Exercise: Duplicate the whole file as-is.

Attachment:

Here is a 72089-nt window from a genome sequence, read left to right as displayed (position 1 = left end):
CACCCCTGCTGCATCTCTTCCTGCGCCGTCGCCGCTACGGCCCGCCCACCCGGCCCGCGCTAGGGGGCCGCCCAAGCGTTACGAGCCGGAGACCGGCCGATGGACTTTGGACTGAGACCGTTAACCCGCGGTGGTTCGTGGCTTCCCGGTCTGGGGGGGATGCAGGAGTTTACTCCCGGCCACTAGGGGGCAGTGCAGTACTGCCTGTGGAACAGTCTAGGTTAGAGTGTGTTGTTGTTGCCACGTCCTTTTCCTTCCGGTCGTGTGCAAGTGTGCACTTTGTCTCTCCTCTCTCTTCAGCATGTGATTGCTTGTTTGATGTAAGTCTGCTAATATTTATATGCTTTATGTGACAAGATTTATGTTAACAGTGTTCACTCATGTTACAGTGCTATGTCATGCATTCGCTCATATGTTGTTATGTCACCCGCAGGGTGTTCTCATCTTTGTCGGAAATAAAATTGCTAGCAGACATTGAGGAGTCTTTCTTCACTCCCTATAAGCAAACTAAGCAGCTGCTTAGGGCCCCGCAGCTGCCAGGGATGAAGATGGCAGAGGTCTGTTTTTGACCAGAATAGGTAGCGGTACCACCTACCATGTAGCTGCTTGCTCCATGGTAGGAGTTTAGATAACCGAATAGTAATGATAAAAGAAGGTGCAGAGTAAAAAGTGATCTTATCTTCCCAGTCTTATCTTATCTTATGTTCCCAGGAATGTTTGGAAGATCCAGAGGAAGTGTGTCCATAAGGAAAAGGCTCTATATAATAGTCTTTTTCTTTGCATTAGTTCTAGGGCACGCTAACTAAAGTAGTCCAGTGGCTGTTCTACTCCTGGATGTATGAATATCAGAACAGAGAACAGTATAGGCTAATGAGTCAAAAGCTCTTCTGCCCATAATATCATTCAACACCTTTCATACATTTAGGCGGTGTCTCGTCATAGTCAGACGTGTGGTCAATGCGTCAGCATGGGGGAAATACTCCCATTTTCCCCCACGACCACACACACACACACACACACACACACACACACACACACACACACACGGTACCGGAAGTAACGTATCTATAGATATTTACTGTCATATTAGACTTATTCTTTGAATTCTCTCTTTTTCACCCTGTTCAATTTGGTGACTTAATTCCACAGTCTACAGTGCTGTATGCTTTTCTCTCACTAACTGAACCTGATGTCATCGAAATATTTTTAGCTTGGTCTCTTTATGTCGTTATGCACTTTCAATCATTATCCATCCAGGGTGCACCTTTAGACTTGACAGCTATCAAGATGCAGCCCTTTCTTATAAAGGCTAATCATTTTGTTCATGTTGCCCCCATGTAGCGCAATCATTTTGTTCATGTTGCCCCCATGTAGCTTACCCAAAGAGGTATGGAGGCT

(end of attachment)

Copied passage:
Here is a 72089-nt window from a genome sequence, read left to right as displayed (position 1 = left end):
CACCCCTGCTGCATCTCTTCCTGCGCCGTCGCCGCTACGGCCCGCCCACCCGGCCCGCGCTAGGGGGCCGCCCAAGCGTTACGAGCCGGAGACCGGCCGATGGACTTTGGACTGAGACCGTTAACCCGCGGTGGTTCGTGGCTTCCCGGTCTGGGGGGGATGCAGGAGTTTACTCCCGGCCACTAGGGGGCAGTGCAGTACTGCCTGTGGAACAGTCTAGGTTAGAGTGTGTTGTTGTTGCCACGTCCTTTTCCTTCCGGTCGTGTGCAAGTGTGCACTTTGTCTCTCCTCTCTCTTCAGCATGTGATTGCTTGTTTGATGTAAGTCTGCTAATATTTATATGCTTTATGTGACAAGATTTATGTTAACAGTGTTCACTCATGTTACAGTGCTATGTCATGCATTCGCTCATATGTTGTTATGTCACCCGCAGGGTGTTCTCATCTTTGTCGGAAATAAAATTGCTAGCAGACATTGAGGAGTCTTTCTTCACTCCCTATAAGCAAACTAAGCAGCTGCTTAGGGCCCCGCAGCTGCCAGGGATGAAGATGGCAGAGGTCTGTTTTTGACCAGAATAGGTAGCGGTACCACCTACCATGTAGCTGCTTGCTCCATGGTAGGAGTTTAGATAACCGAATAGTAATGATAAAAGAAGGTGCAGAGTAAAAAGTGATCTTATCTTCCCAGTCTTATCTTATCTTATGTTCCCAGGAATGTTTGGAAGATCCAGAGGAAGTGTGTCCATAAGGAAAAGGCTCTATATAATAGTCTTTTTCTTTGCATTAGTTCTAGGGCACGCTAACTAAAGTAGTCCAGTGGCTGTTCTACTCCTGGATGTATGAATATCAGAACAGAGAACAGTATAGGCTAATGAGTCAAAAGCTCTTCTGCCCATAATATCATTCAACACCTTTCATACATTTAGGCGGTGTCTCGTCATAGTCAGACGTGTGGTCAATGCGTCAGCATGGGGGAAATACTCCCATTTTCCCCCACGACCACACACACACACACACACACACACACACACACACACACACACACACGGTACCGGAAGTAACGTATCTATAGATATTTACTGTCATATTAGACTTATTCTTTGAATTCTCTCTTTTTCACCCTGTTCAATTTGGTGACTTAATTCCACAGTCTACAGTGCTGTATGCTTTTCTCTCACTAACTGAACCTGATGTCATCGAAATATTTTTAGCTTGGTCTCTTTATGTCGTTATGCACTTTCAATCATTATCCATCCAGGGTGCACCTTTAGACTTGACAGCTATCAAGATGCAGCCCTTTCTTATAAAGGCTAATCATTTTGTTCATGTTGCCCCCATGTAGCGCAATCATTTTGTTCATGTTGCCCCCATGTAGCTTACCCAAAGAGGTATGGAGGCT